Skip to main content

Canada Auditor-General Michael Ferguson remembered as a ‘fighter for accountability’

Auditor-General Michael Ferguson appears at Commons public accounts committee to discuss the Fall 2012 Report of the Auditor-General on Parliament Hill in Ottawa on Oct. 25, 2012.

Sean Kilpatrick/The Canadian Press

Michael Ferguson, Canada’s Auditor-General for the past seven years, died of cancer on Saturday at the age of 60.

Mr. Ferguson passed away in Ottawa surrounded by his wife, Georgina, and sons, Malcolm and Geoffrey, his office said in a statement.

Story continues below advertisement

“Mr. Ferguson will be remembered by all those who had the pleasure of knowing him as a humble, compassionate and thoughtful man,” his office’s statement said.

“He cared deeply about conducting audits that brought value to the public service, always for the greater good of Canadians.”

Mr. Ferguson, who was appointed Auditor-General by then-prime minister Stephen Harper in November, 2011, gained widespread respect for his hard-hitting reports about government spending.

Prime Minister Justin Trudeau, whose own government has often been in Mr. Ferguson’s crosshairs, said the New Brunswick native “devoted his life to public service,” both in his home province and across the country.

“We will remember him for his tireless dedication to promote a transparent, open government that is accountable to Canadians,” Mr. Trudeau said in a statement.

“His important work over the past seven years ... has helped strengthen our democracy and maintain the integrity that Canadians expect from our public institutions.”

Mr. Ferguson had been undergoing treatment for cancer since last November, his office said, although a spokeswoman said he had not taken leave from his duties.

Story continues below advertisement

“He was still very much involved in the management of the office. This is actually quite sudden,” said Francoise Guyot, the office’s director of external communications.

Craig Scott, a university professor who also serves as an adviser to the auditor-general, said Saturday that he was “stunned” by the news, adding he had met with Mr. Ferguson in November.

Mr. Scott, who teaches international law at Toronto’s York University, said he was notified by Mr. Ferguson’s office about a month ago that his cancer had returned in recent weeks.

“We knew he was taking a little step back from work. He was doing a little bit of work at home,” Mr. Scott said.

“Suddenly, we heard a few days ago that it had taken a turn for the worse.”

Last spring, Mr. Ferguson ripped the federal government for its treatment of Indigenous people, which he described as an “incomprehensible failure.”

Story continues below advertisement

New Democrat MP Charlie Angus, the party’s critic for Indigenous youth, applauded Mr. Ferguson on Twitter, calling him a “passionate fighter for accountability in public life.

“His denunciation of the ‘incomprehensible failure’ of government in relation to First Nation kids wasn’t about numbers — it was a moral challenge,” Mr. Angus tweeted on Saturday, adding that he was “deeply saddened” by Mr. Ferguson’s death.

Prior to holding the federal post, Mr. Ferguson served a variety of roles in the New Brunswick government, including five years as the province’s auditor-general.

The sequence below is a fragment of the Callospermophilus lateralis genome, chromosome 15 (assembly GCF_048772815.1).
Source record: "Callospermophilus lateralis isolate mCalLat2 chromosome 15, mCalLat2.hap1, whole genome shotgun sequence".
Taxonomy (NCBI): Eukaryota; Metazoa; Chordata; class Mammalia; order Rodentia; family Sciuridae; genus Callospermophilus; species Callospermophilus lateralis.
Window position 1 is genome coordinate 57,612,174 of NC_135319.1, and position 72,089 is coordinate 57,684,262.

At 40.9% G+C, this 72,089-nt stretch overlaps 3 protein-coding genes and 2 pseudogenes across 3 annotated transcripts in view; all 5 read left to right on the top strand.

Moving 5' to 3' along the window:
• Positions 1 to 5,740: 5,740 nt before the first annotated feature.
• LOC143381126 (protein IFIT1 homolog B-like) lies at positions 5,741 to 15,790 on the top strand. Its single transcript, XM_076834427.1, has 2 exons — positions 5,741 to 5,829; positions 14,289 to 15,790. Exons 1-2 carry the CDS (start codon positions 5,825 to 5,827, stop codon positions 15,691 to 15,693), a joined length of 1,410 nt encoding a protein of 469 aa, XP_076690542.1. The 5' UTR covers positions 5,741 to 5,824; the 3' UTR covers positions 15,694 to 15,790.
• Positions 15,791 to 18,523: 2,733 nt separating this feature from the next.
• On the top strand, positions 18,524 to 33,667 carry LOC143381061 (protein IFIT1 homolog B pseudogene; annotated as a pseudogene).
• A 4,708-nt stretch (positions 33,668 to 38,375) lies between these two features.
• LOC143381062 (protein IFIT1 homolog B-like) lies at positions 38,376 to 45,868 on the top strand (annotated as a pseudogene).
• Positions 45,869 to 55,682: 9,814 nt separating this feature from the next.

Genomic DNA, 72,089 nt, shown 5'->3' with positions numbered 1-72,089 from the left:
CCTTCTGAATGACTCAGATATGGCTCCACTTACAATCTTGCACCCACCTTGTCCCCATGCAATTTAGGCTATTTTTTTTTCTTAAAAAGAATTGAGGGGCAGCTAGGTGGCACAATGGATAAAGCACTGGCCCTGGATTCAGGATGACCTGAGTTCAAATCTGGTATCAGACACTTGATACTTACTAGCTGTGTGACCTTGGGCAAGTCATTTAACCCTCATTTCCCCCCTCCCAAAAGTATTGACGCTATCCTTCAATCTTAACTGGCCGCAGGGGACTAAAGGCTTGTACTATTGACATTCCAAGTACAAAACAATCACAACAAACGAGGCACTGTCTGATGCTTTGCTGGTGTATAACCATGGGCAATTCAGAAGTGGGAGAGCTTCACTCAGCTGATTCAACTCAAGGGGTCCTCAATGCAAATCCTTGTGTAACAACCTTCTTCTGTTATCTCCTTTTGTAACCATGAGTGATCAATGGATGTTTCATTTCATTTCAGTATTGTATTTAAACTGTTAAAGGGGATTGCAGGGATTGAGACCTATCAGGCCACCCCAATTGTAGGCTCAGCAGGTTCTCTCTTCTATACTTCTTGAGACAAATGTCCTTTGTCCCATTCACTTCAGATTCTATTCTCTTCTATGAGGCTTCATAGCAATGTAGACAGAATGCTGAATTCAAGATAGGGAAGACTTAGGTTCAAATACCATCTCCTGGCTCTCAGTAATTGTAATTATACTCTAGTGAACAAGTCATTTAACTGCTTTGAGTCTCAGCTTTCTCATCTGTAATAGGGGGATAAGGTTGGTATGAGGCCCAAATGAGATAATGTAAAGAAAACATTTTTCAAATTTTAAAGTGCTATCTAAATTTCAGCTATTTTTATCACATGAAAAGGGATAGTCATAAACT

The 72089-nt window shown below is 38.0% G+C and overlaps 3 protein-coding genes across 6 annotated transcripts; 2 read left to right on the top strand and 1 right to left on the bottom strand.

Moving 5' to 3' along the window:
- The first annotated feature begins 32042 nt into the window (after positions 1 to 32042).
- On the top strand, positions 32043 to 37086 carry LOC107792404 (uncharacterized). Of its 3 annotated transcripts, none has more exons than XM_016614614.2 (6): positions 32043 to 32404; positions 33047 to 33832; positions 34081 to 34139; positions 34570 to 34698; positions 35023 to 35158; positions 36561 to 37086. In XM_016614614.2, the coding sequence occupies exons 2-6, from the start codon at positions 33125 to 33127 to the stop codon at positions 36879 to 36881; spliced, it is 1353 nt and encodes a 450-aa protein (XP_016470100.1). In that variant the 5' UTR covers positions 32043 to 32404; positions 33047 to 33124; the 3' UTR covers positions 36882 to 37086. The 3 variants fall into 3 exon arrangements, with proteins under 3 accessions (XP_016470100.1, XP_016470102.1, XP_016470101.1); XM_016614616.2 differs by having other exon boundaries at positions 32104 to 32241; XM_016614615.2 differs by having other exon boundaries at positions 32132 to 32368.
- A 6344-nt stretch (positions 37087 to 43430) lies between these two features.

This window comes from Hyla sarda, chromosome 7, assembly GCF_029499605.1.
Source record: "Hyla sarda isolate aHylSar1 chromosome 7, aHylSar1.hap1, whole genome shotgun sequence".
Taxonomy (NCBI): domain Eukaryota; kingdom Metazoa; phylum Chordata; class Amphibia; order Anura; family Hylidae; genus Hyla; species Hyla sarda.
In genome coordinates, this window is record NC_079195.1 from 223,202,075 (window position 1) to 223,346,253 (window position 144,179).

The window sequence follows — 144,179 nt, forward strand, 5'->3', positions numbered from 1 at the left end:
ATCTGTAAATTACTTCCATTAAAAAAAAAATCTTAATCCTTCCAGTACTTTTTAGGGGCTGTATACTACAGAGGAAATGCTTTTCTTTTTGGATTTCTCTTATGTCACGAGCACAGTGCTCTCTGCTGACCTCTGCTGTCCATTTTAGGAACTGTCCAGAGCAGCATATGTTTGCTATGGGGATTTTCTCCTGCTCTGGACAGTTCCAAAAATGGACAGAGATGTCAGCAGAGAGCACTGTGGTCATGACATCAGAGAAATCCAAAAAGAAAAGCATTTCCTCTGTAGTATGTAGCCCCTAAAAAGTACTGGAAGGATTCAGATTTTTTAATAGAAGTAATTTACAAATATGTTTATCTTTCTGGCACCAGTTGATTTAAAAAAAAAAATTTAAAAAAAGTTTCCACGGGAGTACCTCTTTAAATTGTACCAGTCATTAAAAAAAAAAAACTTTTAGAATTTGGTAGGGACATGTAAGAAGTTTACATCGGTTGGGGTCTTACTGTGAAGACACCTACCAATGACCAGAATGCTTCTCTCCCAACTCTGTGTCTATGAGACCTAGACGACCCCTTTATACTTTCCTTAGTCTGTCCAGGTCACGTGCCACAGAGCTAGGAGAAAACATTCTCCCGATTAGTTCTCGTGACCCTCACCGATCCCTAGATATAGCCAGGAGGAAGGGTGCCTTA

Federal opposition parties initially refused to endorse him for the job because he did not speak French, but he managed to learn the language over the years.

MPs paid tribute to Michael Ferguson in the House of Commons on Monday. Ferguson, Canada’s Auditor-General for the past seven years, died of cancer Saturday at the age of 60. The Canadian Press
Report an error
Due to technical reasons, we have temporarily removed commenting from our articles. We hope to have this fixed soon. Thank you for your patience. If you are looking to give feedback on our new site, please send it along to feedback@globeandmail.com. If you want to write a letter to the editor, please forward to letters@globeandmail.com.

Welcome to The Globe and Mail’s comment community. This is a space where subscribers can engage with each other and Globe staff. Non-subscribers can read and sort comments but will not be able to engage with them in any way. Click here to subscribe.

If you would like to write a letter to the editor, please forward it to letters@globeandmail.com. Readers can also interact with The Globe on Facebook and Twitter .

Welcome to The Globe and Mail’s comment community. This is a space where subscribers can engage with each other and Globe staff. Non-subscribers can read and sort comments but will not be able to engage with them in any way. Click here to subscribe.

If you would like to write a letter to the editor, please forward it to letters@globeandmail.com. Readers can also interact with The Globe on Facebook and Twitter .

Welcome to The Globe and Mail’s comment community. This is a space where subscribers can engage with each other and Globe staff.

We aim to create a safe and valuable space for discussion and debate. That means:

  • Treat others as you wish to be treated
  • Criticize ideas, not people
  • Stay on topic
  • Avoid the use of toxic and offensive language
  • Flag bad behaviour

Comments that violate our community guidelines will be removed.

Read our community guidelines here

Discussion loading ...

Cannabis pro newsletter